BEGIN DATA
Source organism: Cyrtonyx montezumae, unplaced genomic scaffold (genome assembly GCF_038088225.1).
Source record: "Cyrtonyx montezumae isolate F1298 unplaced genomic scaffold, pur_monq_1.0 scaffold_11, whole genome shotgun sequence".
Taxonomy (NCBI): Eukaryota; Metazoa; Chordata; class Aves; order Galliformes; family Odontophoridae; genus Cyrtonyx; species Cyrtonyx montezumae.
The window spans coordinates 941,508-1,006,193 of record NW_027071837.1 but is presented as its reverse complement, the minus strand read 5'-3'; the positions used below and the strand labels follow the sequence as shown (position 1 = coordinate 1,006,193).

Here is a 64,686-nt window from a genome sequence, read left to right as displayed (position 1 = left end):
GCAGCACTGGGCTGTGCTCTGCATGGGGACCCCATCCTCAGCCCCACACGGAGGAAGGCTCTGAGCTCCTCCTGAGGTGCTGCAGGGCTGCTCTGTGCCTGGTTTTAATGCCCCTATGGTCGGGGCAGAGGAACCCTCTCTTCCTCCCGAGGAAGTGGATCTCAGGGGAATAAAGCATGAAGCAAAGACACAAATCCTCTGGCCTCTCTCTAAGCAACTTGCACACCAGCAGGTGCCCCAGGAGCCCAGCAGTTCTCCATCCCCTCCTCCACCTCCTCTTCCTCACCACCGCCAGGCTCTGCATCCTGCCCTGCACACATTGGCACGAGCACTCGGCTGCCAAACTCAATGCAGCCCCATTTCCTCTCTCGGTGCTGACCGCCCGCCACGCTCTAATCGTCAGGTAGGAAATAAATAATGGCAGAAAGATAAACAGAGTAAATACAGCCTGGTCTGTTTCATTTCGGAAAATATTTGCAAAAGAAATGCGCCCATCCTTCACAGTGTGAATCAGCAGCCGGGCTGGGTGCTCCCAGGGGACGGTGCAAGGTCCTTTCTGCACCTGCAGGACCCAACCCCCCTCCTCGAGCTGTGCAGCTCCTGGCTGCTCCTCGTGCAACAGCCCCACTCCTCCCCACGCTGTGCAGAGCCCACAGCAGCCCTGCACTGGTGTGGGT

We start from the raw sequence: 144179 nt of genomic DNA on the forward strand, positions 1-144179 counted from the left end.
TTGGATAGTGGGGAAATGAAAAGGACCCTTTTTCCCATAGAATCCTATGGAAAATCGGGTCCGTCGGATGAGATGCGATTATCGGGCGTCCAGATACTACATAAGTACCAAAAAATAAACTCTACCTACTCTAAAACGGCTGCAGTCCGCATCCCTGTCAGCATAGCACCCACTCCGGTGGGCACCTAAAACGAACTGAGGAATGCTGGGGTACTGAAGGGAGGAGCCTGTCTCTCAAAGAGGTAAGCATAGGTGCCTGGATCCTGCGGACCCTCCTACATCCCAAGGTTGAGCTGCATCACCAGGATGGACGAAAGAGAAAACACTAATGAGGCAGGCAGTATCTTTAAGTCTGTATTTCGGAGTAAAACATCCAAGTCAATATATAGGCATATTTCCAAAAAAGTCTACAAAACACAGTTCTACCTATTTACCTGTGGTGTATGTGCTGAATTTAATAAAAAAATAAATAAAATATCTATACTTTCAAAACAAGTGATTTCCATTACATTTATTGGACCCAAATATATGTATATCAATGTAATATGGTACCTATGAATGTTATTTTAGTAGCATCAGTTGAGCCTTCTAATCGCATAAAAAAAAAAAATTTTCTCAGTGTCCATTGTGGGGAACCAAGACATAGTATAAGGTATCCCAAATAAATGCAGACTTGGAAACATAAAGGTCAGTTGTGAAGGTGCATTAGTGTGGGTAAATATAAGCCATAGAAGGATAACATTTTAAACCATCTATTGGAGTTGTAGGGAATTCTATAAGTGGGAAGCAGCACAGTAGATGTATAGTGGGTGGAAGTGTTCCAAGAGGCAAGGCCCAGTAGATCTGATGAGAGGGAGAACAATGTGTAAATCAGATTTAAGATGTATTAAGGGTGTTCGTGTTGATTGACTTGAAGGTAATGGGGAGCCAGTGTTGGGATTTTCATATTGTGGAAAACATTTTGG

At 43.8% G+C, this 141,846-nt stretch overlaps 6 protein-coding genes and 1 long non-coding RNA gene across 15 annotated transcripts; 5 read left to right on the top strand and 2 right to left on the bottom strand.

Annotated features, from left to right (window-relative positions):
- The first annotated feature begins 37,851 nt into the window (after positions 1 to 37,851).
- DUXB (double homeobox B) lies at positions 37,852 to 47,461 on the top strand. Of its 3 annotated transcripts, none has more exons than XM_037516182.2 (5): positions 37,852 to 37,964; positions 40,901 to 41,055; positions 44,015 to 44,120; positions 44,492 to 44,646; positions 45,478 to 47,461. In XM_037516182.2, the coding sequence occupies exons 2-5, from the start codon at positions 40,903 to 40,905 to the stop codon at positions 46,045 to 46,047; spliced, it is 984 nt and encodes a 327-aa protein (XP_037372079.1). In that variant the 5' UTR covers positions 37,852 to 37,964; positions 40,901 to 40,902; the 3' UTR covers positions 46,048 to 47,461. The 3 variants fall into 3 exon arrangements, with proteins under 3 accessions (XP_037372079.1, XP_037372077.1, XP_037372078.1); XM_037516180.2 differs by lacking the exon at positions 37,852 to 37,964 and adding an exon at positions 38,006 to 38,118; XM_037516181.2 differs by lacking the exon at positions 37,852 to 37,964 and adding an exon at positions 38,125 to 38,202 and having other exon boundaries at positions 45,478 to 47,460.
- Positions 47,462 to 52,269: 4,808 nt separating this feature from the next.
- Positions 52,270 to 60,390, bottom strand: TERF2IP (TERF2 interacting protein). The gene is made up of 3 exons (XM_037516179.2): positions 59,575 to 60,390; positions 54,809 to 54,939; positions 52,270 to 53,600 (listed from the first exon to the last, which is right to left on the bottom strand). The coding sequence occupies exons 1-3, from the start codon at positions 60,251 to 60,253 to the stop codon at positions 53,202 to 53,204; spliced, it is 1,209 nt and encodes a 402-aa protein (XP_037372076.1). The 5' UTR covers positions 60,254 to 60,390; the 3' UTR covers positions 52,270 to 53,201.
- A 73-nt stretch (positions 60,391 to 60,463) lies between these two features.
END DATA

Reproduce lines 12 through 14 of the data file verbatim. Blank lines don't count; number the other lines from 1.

- DUXB (double homeobox B) lies at positions 37,852 to 47,461 on the top strand. Of its 3 annotated transcripts, none has more exons than XM_037516182.2 (5): positions 37,852 to 37,964; positions 40,901 to 41,055; positions 44,015 to 44,120; positions 44,492 to 44,646; positions 45,478 to 47,461. In XM_037516182.2, the coding sequence occupies exons 2-5, from the start codon at positions 40,903 to 40,905 to the stop codon at positions 46,045 to 46,047; spliced, it is 984 nt and encodes a 327-aa protein (XP_037372079.1). In that variant the 5' UTR covers positions 37,852 to 37,964; positions 40,901 to 40,902; the 3' UTR covers positions 46,048 to 47,461. The 3 variants fall into 3 exon arrangements, with proteins under 3 accessions (XP_037372079.1, XP_037372077.1, XP_037372078.1); XM_037516180.2 differs by lacking the exon at positions 37,852 to 37,964 and adding an exon at positions 38,006 to 38,118; XM_037516181.2 differs by lacking the exon at positions 37,852 to 37,964 and adding an exon at positions 38,125 to 38,202 and having other exon boundaries at positions 45,478 to 47,460.
- Positions 47,462 to 52,269: 4,808 nt separating this feature from the next.
- Positions 52,270 to 60,390, bottom strand: TERF2IP (TERF2 interacting protein). The gene is made up of 3 exons (XM_037516179.2): positions 59,575 to 60,390; positions 54,809 to 54,939; positions 52,270 to 53,600 (listed from the first exon to the last, which is right to left on the bottom strand). The coding sequence occupies exons 1-3, from the start codon at positions 60,251 to 60,253 to the stop codon at positions 53,202 to 53,204; spliced, it is 1,209 nt and encodes a 402-aa protein (XP_037372076.1). The 5' UTR covers positions 60,254 to 60,390; the 3' UTR covers positions 52,270 to 53,201.